to the public, FAA announced on Jan. 29, 1997, that it would make information
    on airline safety available to the public. On Feb. 1, FAA began phasing in its
    new policy of issuing press releases on safely and security enforcement actions
    involving fines of $50,000 or more, as well as information on significant
    regulatory actions, such as revocations of certificates.    At the end of the
    month, the agency made historical statistics on aviation accidents and safety-
    related incidents available on the Internet, and, over the following months, it
    plans to provide additional information on carriers, such as the date of
     certification and types of aircraft flown, as well as data on near collisions.
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assessments could contain proprietary information and making the results
publicly available could compromise the intentions of the people doing the
assessments. In addition, the initial report from the White House Commission
on Aviation Safety and Security pointed out that vulnerability assessments
should become classiEed information if they conclude that a high degree of
vulnerability exists.



The information in this report was developed through discussions with officials
at FAA and FBI, along with representatives of various aviation industry and
consumer groups. We also reviewed previously issued GAO products and
pertinent federal legislation and regulations, along with ICAO’s Standards and
Recommended Practices for aviation security. We performed our review from
January through March 1997 in accordance with generally accepted government
auditing standards.

We provided the Department of Transportation and FAA with copies of a draft
of this report. We met with DOT and FAA officials, including the Director of
the Office of Civil Aviation Security Operations. FAA provided some factual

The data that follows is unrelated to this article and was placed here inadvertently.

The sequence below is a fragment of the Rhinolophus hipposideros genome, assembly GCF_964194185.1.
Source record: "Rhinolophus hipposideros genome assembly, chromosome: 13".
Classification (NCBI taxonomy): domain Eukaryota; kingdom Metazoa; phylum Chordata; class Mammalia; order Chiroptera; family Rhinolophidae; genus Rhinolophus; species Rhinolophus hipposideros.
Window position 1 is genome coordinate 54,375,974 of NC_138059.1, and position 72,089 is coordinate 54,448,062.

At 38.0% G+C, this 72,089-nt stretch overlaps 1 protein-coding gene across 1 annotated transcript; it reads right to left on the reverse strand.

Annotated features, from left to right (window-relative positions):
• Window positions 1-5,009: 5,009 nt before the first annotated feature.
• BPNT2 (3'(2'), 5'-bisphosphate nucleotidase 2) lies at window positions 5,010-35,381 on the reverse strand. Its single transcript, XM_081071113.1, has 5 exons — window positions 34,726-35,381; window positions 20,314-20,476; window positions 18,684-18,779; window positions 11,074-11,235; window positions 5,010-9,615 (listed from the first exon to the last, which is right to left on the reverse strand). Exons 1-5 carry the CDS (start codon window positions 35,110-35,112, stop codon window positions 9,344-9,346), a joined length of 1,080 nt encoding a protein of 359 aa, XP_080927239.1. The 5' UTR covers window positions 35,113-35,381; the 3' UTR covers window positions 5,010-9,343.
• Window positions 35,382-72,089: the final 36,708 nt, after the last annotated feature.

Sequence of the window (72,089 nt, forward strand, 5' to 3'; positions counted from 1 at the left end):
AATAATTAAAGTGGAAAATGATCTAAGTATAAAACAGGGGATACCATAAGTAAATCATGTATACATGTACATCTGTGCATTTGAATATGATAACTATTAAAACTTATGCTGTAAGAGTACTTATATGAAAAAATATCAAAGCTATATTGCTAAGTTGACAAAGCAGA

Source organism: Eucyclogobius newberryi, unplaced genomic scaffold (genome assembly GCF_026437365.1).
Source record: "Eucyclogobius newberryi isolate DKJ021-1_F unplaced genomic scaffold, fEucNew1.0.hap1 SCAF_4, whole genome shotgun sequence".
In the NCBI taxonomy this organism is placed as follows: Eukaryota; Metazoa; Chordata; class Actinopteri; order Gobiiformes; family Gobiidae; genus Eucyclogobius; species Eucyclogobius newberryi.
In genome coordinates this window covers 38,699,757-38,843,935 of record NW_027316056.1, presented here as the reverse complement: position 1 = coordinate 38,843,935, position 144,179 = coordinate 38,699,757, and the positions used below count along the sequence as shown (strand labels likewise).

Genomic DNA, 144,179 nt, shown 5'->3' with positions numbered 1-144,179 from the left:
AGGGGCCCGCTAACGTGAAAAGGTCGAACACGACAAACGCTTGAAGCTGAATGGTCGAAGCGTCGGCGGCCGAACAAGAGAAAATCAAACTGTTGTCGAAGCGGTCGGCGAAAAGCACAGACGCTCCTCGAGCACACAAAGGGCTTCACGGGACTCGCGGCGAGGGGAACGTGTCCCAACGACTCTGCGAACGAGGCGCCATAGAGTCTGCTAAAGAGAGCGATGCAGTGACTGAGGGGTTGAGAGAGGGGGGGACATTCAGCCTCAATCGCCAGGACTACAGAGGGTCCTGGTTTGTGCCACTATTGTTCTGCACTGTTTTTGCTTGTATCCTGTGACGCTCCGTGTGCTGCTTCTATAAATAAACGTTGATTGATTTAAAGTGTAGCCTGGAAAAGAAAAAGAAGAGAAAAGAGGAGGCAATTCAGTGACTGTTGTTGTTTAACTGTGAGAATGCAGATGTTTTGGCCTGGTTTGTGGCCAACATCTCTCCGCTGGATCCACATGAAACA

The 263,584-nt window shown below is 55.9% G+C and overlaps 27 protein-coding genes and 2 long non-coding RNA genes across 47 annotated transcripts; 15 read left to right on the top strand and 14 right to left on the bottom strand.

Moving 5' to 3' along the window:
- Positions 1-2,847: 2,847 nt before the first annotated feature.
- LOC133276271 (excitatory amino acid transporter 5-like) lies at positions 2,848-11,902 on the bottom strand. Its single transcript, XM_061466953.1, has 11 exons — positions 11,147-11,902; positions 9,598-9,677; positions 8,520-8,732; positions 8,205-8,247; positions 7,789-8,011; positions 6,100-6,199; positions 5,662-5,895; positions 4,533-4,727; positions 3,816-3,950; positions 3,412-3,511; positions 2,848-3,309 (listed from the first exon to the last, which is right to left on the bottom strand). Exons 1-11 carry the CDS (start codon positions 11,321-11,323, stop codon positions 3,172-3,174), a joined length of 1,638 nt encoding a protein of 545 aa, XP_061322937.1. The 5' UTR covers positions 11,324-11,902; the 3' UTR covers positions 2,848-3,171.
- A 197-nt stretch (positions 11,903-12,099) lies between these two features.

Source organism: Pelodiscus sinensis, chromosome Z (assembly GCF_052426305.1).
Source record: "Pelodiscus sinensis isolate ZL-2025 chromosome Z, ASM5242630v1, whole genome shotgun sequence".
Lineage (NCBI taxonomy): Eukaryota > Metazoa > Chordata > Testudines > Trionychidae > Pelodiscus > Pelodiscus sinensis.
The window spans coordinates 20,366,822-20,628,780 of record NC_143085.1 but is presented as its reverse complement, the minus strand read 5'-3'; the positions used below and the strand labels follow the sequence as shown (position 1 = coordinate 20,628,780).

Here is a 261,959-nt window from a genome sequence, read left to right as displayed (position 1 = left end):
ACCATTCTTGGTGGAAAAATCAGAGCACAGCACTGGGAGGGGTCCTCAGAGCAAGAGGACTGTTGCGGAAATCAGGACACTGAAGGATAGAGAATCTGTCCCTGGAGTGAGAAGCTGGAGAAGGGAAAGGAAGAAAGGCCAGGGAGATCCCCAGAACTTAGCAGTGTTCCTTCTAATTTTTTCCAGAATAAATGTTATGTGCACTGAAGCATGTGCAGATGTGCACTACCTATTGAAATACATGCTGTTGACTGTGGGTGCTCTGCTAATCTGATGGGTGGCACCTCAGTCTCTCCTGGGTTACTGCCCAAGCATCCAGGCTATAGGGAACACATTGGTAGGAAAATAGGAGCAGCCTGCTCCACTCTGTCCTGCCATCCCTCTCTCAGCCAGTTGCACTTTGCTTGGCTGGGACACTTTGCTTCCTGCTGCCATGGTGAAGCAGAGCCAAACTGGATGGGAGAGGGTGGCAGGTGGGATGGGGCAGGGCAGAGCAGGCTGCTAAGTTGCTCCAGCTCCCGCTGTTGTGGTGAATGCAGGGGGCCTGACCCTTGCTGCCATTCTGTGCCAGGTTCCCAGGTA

and editorial comments but agreed with the draft report’s overall message.

Major contributors to this report were David Hooper, Barry Kime, Steve Martin,
and Marnie Shaul. Please contact me at (202) 512- 3650 if you or your staff
have further questions.

Sincerely yours,




Gerald L. Dillingham, yh.D.,
 Associate Director, Transportation   Issues




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ENCLOSURE I                                                                  ENCLOSURE I

     VIEWS AND OPINIONS PROVIDED BY THE ORGANIZATIONS CONTACTED
 ABOUT POSTING NOTICES IN DOMESTIC AIRPORTS ABOUT THE EFFECTIVENESS
              OF SECURITY MEASURES AT DOMESTIC AIRPORTS

The comments provided     by the organizations we contacted are compiled below by general
descriptive categories.

NOTICES COULD INFORM TERRORISTS OR CRIMINALS OF SECURITY WEAKNESSES

Posting notices about a specific airport’s security problems would provide a blueprint of
weaknesses and would be an invitation to criminals or terrorists to target that airport.

Vulnerability assessments, on the whole, are not a good idea. They open up an airport’s
weaknesses. The media obtain them and criticize the airport for having poor security. If
terrorists get them, they learn the security weaknesses at an airport.

NOTICES WOULD NOT HELP THE PUBLIC

Posting notices would impose too much of a burden on the public:      The public would not
have enough information to choose among airports.

In some areas, people have only one airport available. They therefore do not have the
option of choosing another airport if security weaknesses are posted about the airport
serving them.

Posting notices would raise the public’s fear level and could drive the public to use other
modes of transportation, hurting short-haul air carriers in particular.

THERE IS NO STANDARD MEASURE FOR QUANTIFYING OR COMPARING THE
THREATS, VULNERABILITIES. OR RISKS AT DIFFERENT AIRPORTS

There is no standard definition of airport security risk. The threats, vulnerabilities, and
countermeasures are different at each airport. Therefore, the security risk at one airport
cannot be compared with the security risk at another airport. There may be little threat
at an airport with security weaknesses, and a significant threat at another airport with no
security weaknesses. Moreover, without common definitions of security, there are no
agreed-upon, quantifiable measures of threats, vulnerabilities, or risks.

The Federal Aviation Regulations do not identify specific security measures that must be
taken. The airports can interpret and implement the regulations as they deem best.
Therefore, FAA would have difficulty measuring and comparing security at airports.


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ENCLOSURE I                                                                     ENCLOSURE I

SECURITY WEAKNESSES SHOULD BE CORRECTED RATHER THAN POSTED

Posting notices could hurt FAA’s credibility. FAA would be publishing      security
weaknesses while letting a deficient airport continue to operate.